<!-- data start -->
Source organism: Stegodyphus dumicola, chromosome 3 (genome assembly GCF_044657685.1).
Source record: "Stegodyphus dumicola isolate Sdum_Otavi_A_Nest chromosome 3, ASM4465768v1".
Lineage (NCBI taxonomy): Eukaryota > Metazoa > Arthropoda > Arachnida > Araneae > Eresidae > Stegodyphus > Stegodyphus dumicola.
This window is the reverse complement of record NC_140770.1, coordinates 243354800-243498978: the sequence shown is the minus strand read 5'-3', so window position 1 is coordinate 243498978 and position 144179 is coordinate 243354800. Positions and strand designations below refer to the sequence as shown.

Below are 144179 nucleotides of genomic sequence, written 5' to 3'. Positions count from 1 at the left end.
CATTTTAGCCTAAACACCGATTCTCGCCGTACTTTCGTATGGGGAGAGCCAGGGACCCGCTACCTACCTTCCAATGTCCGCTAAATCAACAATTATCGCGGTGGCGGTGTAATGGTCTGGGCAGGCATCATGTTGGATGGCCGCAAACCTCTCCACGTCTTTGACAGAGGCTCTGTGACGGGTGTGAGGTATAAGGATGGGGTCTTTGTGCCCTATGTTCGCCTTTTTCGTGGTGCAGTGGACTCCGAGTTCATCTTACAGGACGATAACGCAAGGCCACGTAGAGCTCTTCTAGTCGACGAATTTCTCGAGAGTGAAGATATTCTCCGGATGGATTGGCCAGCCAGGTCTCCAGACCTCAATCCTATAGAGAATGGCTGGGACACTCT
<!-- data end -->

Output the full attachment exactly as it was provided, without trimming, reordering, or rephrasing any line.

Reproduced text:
Source organism: Stegodyphus dumicola, chromosome 3 (genome assembly GCF_044657685.1).
Source record: "Stegodyphus dumicola isolate Sdum_Otavi_A_Nest chromosome 3, ASM4465768v1".
Lineage (NCBI taxonomy): Eukaryota > Metazoa > Arthropoda > Arachnida > Araneae > Eresidae > Stegodyphus > Stegodyphus dumicola.
This window is the reverse complement of record NC_140770.1, coordinates 243354800-243498978: the sequence shown is the minus strand read 5'-3', so window position 1 is coordinate 243498978 and position 144179 is coordinate 243354800. Positions and strand designations below refer to the sequence as shown.

Below are 144179 nucleotides of genomic sequence, written 5' to 3'. Positions count from 1 at the left end.
CATTTTAGCCTAAACACCGATTCTCGCCGTACTTTCGTATGGGGAGAGCCAGGGACCCGCTACCTACCTTCCAATGTCCGCTAAATCAACAATTATCGCGGTGGCGGTGTAATGGTCTGGGCAGGCATCATGTTGGATGGCCGCAAACCTCTCCACGTCTTTGACAGAGGCTCTGTGACGGGTGTGAGGTATAAGGATGGGGTCTTTGTGCCCTATGTTCGCCTTTTTCGTGGTGCAGTGGACTCCGAGTTCATCTTACAGGACGATAACGCAAGGCCACGTAGAGCTCTTCTAGTCGACGAATTTCTCGAGAGTGAAGATATTCTCCGGATGGATTGGCCAGCCAGGTCTCCAGACCTCAATCCTATAGAGAATGGCTGGGACACTCT